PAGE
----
Perseverance – 7th Grader Chosen to Name NASA’s Mars 2020 Rover

Alex Mather, the student whose submission, Perseverance, was chosen as the official name of the Mars 2020 rover, reads his essay entry, Thursday, March 5, 2020, at Lake Braddock Secondary School in Burke, Va. Perseverance is currently at NASA’s Kennedy Space Center in Florida being prepared for launch this summer. Photo Credit: NASA/Aubrey Gemignani

SpaceUpClose.com & RocketSTEM

CAPE CANAVERAL, FL – Perseverance – that’s the outstanding winning name NASA has chosen to name the Mars 2020 rover based on an outstanding essay submitted by 7th grader Alex Mather of Virginia for NASA’s nationwide contest where kindergarten through 12th grade students across the United States submitted essays to “Name the Rover.”

The winning Mars 2020 rover name was announced March 5 by Thomas Zurbuchen, associate administrator of the Science Mission Directorate, during a celebration at Lake Braddock Secondary School in Burke, Virginia, broadcast live on NASA TV.

The winning name ‘Perseverance’ was chosen by Thomas Zurbuchen from the final nine candidate names selected from over 28,000 essays submitted after the contest began on Aug. 28 last year.

Listen to Alex Mather read a portion of his winning essay:

“We’re always curious and seek opportunity…but if rovers are to be the qualities as us as a race, we missed the most important thing: Perseverance.”

Zurbuchen was at the school to congratulate 13 year old Alexander Mather, who submitted the winning entry to the agency’s “Name the Rover” essay contest, which received 28,000 entries from K-12 students from every U.S. state and territory.

“Alex’s entry captured the spirit of exploration,” said Zurbuchen during the live NASA TV broadcast announcement.

“Like every exploration mission before, our rover is going to face challenges, and it’s going to make amazing discoveries. It’s already surmounted many obstacles to get us to the point where we are today – processing for launch. Alex and his classmates are the Artemis Generation, and they’re going to be taking the next steps into space that lead to Mars. That inspiring work will always require perseverance. We can’t wait to see that nameplate on Mars.”

Alex read his entire winning essay on stage:

“Curiosity, Insight, Spirit, Opportunity,” Alex read. “If you think about it, all of these names of past Mars rovers are qualities we possess as humans. We’re always curious and seek opportunity. We have the spirit and insight to explore the moon, Mars and beyond.”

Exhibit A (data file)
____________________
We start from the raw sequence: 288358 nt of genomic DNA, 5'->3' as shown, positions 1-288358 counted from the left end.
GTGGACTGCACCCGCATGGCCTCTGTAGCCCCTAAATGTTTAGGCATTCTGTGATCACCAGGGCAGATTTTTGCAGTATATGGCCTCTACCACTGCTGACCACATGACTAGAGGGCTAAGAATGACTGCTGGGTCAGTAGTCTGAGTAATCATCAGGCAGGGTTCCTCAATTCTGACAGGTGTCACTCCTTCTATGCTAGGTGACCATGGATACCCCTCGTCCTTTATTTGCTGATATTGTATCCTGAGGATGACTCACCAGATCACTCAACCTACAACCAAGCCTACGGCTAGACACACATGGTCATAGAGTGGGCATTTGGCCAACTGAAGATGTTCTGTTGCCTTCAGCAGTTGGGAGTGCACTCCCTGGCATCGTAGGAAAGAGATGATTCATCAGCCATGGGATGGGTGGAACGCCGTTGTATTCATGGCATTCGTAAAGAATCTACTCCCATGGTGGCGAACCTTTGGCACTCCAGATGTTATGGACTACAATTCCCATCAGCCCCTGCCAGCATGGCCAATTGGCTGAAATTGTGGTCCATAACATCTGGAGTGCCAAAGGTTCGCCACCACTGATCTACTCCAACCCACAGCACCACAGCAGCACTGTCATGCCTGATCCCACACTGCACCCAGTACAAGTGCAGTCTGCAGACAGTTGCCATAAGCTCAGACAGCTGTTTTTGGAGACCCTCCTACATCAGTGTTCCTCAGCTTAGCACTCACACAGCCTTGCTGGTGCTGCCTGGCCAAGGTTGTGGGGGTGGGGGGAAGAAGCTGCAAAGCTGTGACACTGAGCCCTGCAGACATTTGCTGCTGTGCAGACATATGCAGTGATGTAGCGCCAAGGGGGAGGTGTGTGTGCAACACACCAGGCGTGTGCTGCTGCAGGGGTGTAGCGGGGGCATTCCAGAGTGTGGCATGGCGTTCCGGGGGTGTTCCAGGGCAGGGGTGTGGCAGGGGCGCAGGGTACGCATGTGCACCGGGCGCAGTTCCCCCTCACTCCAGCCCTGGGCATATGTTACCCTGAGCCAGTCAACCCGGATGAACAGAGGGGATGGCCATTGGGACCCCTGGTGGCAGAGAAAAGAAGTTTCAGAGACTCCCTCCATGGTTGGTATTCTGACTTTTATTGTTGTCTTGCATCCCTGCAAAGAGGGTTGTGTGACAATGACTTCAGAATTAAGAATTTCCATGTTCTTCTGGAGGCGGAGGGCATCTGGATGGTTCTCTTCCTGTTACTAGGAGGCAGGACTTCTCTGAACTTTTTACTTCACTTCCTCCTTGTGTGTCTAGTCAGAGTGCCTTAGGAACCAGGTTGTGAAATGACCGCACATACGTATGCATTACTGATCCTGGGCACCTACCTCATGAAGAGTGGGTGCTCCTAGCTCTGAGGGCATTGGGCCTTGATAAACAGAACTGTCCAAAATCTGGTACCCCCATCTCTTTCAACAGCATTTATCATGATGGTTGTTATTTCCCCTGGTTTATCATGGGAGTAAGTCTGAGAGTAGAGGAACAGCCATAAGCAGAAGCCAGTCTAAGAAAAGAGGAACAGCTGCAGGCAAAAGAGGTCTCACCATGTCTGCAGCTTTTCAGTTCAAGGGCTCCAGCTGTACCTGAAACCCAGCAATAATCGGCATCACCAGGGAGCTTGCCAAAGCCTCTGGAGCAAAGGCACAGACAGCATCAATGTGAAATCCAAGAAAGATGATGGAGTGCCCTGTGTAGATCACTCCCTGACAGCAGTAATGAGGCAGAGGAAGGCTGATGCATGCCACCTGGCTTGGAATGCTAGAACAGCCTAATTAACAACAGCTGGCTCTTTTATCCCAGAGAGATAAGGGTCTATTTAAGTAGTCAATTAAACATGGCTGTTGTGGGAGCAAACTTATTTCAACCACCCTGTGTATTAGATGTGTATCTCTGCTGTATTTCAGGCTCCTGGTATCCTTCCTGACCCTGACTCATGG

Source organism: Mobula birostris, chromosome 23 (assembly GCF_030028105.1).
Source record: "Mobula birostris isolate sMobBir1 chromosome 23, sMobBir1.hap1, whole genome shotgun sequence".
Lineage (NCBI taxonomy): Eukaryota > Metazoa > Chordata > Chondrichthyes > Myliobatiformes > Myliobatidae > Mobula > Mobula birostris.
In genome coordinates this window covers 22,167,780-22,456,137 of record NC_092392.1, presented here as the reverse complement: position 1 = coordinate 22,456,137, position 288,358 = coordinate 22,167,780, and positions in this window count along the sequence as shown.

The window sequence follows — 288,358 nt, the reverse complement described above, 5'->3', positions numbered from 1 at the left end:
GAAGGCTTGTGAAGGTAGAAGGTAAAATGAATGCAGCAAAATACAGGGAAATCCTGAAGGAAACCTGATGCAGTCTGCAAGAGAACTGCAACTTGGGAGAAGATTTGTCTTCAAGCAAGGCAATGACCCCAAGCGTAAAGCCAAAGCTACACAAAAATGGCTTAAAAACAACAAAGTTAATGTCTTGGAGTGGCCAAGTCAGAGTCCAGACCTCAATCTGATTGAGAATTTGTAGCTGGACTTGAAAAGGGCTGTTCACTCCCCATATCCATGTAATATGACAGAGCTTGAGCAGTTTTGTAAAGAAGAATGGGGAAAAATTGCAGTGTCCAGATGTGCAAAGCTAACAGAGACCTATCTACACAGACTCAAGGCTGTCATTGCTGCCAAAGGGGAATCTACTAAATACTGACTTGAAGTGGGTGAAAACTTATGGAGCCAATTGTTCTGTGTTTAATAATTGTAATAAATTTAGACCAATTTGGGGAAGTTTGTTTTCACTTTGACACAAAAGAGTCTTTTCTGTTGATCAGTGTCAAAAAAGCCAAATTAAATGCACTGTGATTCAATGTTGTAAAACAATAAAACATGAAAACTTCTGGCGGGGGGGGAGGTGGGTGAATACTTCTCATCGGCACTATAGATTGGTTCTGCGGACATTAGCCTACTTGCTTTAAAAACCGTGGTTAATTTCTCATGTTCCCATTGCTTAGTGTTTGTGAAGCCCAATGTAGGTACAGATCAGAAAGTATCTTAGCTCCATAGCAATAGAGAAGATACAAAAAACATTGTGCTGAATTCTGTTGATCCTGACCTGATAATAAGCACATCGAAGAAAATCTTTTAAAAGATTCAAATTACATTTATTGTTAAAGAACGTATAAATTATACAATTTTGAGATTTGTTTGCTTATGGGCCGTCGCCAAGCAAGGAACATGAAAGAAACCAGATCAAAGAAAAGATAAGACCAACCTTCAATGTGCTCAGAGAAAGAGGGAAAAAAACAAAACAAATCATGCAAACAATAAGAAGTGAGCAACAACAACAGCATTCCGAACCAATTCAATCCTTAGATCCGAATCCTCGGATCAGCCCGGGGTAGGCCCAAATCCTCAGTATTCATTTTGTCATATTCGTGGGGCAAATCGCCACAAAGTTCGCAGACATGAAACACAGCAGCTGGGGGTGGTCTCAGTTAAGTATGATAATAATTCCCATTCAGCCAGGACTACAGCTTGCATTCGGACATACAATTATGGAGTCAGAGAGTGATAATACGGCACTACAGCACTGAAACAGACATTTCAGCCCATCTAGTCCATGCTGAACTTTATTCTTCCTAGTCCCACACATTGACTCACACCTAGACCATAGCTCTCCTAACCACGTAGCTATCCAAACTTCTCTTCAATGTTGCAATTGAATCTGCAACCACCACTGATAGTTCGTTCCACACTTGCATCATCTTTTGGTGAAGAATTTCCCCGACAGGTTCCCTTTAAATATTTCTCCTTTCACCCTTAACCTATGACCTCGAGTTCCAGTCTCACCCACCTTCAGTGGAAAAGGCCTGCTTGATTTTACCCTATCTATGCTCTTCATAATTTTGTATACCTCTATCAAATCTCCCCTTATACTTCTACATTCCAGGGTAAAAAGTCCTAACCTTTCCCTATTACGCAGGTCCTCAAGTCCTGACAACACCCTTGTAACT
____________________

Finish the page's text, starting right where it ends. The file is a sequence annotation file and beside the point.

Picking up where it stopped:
“But if rovers are to be the qualities of us as a race, we miss the most important thing: Perseverance. We as humans evolved as creatures who could learn to adapt to any situation, no matter how harsh. We are a species of explorers, and we will meet many setbacks on the way to Mars. However, we can persevere. We, not as a nation, but as humans will not give up. The human race will always persevere into the future.”

Perseverance is currently at NASA’s Kennedy Space Center in Florida being prepared for launch this summer.

Students chant, “Go Perseverance!” during an event to announce the official name of the Mars 2020 rover, Thursday, March 5, 2020, at Lake Braddock Secondary School in Burke, Va. The final selection of the new name, Perseverance, was made by Associate Administrator of NASA’s Science Mission Directorate, Thomas Zurbuchen, following a nationwide naming contest conducted in 2019 that drew more than 28,000 essays by K-12 students from every U.S. state and territory. The rover is currently at NASA’s Kennedy Space Center in Florida being prepared for launch this summer. Photo Credit: NASA/Aubrey Gemignani

Watch this NASA video for further details about the Perseverance rover and Alex reading his essay.

Video Caption: NASA’s next Mars rover has a new name. Alexander Mather, a 13-year-old student from Virginia submitted the winning name and explains why he chose the name of NASA’s next robotic scientist to visit the Red Planet. Credits: NASA

NASA has traditionally engaged young students to name its rovers since Sojourner in 1997.

“Perseverance is the latest in a long line of Red Planet rovers to be named by school-age children, from Sojourner in 1997 to the Spirit and Opportunity rovers, which landed on Mars in 2004, to Curiosity, which has been exploring Mars since 2012. In each case, the name was selected following a nationwide contest.”

During the NASA TV broadcast the agency also show the JPL assembly team attaching the ‘Perseverance’ nameplate to the rovers robotic sampling arm.